The archaeological site of Gournia is located on a hill west of Pachia Ammos, near the road connecting Agios Nikolaos to Ierapetra, 19km east of Agios Nikolaos. The city flourished in the Minoan period and is the most complete excavated Minoan town in Crete. Because of its good conservation, it was named as the "Pompeii of Crete". The excavation of Gournia was implemented by an American Archaeology Group, headed by Harriet Boyd, in 1901-1904.
The city appears to have flourished in the 1550-1450BC, was destroyed by an earthquake in 1450BC and was finally abandoned around 1200BC. The real name is still unknown, while the name Gournia is taken after the stone and wooden bowls – basins (urns) that were found in the archaeological site before starting the excavations.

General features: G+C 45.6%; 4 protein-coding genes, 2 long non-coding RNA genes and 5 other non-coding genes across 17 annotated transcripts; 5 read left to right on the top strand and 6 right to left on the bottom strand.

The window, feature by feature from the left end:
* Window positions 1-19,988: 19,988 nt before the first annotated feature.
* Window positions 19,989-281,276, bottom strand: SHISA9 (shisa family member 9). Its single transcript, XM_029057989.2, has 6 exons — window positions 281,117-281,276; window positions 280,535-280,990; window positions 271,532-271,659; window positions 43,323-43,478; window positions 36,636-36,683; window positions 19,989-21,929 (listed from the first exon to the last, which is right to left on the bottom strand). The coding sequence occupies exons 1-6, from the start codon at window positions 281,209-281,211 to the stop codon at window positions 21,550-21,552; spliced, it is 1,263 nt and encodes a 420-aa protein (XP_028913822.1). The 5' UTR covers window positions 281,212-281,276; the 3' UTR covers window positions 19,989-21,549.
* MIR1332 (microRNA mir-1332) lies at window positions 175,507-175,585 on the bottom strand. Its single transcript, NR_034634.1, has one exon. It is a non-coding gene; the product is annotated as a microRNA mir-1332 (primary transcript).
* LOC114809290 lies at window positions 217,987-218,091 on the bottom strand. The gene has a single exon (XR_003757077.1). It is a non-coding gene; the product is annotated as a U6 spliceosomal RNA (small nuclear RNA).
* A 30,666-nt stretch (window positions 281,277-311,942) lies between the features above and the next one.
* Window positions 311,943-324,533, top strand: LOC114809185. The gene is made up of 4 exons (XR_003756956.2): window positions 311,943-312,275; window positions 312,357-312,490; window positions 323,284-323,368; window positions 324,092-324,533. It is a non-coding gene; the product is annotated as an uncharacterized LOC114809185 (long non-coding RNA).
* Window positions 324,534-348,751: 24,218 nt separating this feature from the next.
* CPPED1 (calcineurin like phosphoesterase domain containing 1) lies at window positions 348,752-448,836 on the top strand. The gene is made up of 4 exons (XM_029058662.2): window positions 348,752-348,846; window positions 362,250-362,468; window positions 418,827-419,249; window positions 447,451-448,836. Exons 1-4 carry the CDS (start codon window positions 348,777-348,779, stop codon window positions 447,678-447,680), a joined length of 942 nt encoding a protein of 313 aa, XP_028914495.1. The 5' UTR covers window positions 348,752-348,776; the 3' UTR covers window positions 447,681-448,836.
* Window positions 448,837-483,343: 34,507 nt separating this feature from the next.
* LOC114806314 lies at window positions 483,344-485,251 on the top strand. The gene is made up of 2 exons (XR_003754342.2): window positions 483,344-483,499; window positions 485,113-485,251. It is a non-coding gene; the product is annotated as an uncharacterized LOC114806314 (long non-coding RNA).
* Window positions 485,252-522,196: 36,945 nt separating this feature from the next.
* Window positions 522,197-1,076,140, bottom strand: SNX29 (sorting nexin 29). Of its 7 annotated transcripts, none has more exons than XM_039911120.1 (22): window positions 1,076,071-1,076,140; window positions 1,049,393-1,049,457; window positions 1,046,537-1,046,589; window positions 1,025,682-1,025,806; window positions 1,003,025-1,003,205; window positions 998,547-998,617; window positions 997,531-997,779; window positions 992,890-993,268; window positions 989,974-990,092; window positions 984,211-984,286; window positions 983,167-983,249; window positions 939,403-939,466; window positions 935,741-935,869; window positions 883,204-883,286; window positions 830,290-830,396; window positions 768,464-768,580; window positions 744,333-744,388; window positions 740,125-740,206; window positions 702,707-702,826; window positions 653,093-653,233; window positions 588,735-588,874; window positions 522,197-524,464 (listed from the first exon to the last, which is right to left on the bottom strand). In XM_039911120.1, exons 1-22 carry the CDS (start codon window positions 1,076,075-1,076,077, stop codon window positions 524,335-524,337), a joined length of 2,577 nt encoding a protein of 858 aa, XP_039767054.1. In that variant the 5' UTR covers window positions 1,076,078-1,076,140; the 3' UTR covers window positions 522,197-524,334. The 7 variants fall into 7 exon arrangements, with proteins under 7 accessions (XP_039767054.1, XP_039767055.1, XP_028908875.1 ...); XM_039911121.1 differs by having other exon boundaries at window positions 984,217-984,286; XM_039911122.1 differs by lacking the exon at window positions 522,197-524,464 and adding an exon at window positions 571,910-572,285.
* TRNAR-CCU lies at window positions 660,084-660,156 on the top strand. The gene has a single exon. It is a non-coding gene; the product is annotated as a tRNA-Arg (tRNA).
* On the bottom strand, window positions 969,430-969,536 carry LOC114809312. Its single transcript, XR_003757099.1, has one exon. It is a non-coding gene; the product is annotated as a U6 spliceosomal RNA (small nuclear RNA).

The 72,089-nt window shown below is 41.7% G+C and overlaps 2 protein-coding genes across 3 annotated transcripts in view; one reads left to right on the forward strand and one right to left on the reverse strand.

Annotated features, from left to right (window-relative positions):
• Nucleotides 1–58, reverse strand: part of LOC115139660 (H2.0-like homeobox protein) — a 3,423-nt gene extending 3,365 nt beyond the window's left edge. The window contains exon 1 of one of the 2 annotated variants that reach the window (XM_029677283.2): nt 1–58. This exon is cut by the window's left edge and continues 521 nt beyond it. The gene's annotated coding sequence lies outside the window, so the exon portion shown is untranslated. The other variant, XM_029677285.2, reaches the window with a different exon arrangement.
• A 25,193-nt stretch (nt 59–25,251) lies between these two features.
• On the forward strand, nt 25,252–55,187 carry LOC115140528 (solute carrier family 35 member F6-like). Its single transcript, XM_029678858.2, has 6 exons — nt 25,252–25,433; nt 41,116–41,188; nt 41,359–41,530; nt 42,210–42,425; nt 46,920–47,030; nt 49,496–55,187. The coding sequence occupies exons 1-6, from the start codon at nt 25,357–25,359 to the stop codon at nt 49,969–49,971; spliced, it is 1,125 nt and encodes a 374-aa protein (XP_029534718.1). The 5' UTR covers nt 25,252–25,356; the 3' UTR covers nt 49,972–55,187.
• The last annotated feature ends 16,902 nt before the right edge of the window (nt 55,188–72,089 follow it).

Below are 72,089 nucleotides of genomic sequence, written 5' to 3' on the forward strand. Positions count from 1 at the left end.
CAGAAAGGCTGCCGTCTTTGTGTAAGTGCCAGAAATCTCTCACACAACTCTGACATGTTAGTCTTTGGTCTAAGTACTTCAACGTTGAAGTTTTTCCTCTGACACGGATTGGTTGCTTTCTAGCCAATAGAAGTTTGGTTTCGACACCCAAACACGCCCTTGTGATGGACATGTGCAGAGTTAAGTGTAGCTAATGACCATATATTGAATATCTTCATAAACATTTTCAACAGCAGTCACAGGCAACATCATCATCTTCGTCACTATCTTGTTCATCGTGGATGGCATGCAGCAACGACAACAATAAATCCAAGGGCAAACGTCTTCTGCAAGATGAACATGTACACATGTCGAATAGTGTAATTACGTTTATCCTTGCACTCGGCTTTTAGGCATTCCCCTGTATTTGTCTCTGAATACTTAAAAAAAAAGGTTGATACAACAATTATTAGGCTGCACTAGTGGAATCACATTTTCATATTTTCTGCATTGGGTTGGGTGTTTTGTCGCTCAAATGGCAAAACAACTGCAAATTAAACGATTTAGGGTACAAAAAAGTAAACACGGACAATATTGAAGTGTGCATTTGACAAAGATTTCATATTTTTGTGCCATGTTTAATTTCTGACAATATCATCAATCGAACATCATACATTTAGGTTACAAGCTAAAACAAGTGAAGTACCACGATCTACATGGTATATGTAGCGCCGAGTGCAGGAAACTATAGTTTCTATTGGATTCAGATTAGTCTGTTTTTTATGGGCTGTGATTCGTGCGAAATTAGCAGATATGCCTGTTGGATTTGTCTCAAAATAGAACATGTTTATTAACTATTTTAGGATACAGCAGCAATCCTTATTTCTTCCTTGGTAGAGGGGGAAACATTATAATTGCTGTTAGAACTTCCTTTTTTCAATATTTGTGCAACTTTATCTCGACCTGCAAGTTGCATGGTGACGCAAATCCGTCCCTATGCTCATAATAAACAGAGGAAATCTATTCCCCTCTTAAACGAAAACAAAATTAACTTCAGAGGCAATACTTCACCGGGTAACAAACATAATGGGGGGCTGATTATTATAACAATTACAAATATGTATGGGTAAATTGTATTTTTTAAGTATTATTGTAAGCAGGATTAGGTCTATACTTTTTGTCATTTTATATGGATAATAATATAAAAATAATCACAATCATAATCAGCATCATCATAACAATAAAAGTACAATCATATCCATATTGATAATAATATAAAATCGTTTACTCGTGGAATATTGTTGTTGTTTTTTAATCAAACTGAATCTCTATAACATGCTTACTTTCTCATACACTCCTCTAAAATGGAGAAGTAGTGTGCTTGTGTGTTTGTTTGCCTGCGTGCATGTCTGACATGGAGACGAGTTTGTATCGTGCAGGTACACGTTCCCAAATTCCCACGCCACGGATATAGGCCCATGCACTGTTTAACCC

It is worth strolling in the paved streets of the archaeological site and see how a small Minoan town was. The houses have been excavated and revealed the walls, the stairs leading to second floors, the storage rooms and workshops. Archaeologists found various tools (chisels, hooks, hammers, pots, etc) that help us imagine the everyday life of the Minoans. It is striking that there was sewerage system.
At the top of the hill, a little palace has been found, along with a large courtyard (the market), a primitive theater and a temple dedicated to the goddess of snakes. The cemetery of Gournia has been found in Sfougaras position, quite close to the sea.